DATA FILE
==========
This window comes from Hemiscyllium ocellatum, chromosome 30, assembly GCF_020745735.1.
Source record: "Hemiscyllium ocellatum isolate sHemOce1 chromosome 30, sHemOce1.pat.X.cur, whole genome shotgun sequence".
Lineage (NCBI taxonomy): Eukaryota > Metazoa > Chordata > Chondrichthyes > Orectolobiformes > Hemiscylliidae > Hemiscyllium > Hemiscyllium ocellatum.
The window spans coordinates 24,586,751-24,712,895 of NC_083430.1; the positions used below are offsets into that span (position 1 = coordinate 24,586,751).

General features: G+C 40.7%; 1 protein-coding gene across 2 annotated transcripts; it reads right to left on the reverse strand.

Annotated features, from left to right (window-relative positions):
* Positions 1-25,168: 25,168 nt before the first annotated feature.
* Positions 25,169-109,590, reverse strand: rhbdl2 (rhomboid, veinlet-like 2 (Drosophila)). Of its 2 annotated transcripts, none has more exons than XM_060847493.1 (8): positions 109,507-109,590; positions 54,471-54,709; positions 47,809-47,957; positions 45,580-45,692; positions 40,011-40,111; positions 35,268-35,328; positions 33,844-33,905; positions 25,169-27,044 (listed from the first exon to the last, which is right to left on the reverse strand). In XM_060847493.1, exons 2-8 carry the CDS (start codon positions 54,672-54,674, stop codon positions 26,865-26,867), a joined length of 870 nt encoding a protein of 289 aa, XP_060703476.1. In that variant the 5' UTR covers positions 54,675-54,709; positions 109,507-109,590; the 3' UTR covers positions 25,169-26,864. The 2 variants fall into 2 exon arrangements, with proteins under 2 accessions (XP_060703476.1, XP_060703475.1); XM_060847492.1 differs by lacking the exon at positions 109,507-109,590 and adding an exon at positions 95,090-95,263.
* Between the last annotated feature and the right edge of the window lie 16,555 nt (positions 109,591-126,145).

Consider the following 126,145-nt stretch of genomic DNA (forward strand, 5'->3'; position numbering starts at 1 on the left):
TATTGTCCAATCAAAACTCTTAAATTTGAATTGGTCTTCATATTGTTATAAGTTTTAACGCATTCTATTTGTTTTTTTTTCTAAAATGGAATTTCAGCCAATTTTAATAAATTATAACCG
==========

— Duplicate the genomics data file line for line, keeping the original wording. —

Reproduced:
This window comes from Hemiscyllium ocellatum, chromosome 30, assembly GCF_020745735.1.
Source record: "Hemiscyllium ocellatum isolate sHemOce1 chromosome 30, sHemOce1.pat.X.cur, whole genome shotgun sequence".
Lineage (NCBI taxonomy): Eukaryota > Metazoa > Chordata > Chondrichthyes > Orectolobiformes > Hemiscylliidae > Hemiscyllium > Hemiscyllium ocellatum.
The window spans coordinates 24,586,751-24,712,895 of NC_083430.1; the positions used below are offsets into that span (position 1 = coordinate 24,586,751).

General features: G+C 40.7%; 1 protein-coding gene across 2 annotated transcripts; it reads right to left on the reverse strand.

Annotated features, from left to right (window-relative positions):
* Positions 1-25,168: 25,168 nt before the first annotated feature.
* Positions 25,169-109,590, reverse strand: rhbdl2 (rhomboid, veinlet-like 2 (Drosophila)). Of its 2 annotated transcripts, none has more exons than XM_060847493.1 (8): positions 109,507-109,590; positions 54,471-54,709; positions 47,809-47,957; positions 45,580-45,692; positions 40,011-40,111; positions 35,268-35,328; positions 33,844-33,905; positions 25,169-27,044 (listed from the first exon to the last, which is right to left on the reverse strand). In XM_060847493.1, exons 2-8 carry the CDS (start codon positions 54,672-54,674, stop codon positions 26,865-26,867), a joined length of 870 nt encoding a protein of 289 aa, XP_060703476.1. In that variant the 5' UTR covers positions 54,675-54,709; positions 109,507-109,590; the 3' UTR covers positions 25,169-26,864. The 2 variants fall into 2 exon arrangements, with proteins under 2 accessions (XP_060703476.1, XP_060703475.1); XM_060847492.1 differs by lacking the exon at positions 109,507-109,590 and adding an exon at positions 95,090-95,263.
* Between the last annotated feature and the right edge of the window lie 16,555 nt (positions 109,591-126,145).

Consider the following 126,145-nt stretch of genomic DNA (forward strand, 5'->3'; position numbering starts at 1 on the left):
TATTGTCCAATCAAAACTCTTAAATTTGAATTGGTCTTCATATTGTTATAAGTTTTAACGCATTCTATTTGTTTTTTTTTCTAAAATGGAATTTCAGCCAATTTTAATAAATTATAACCG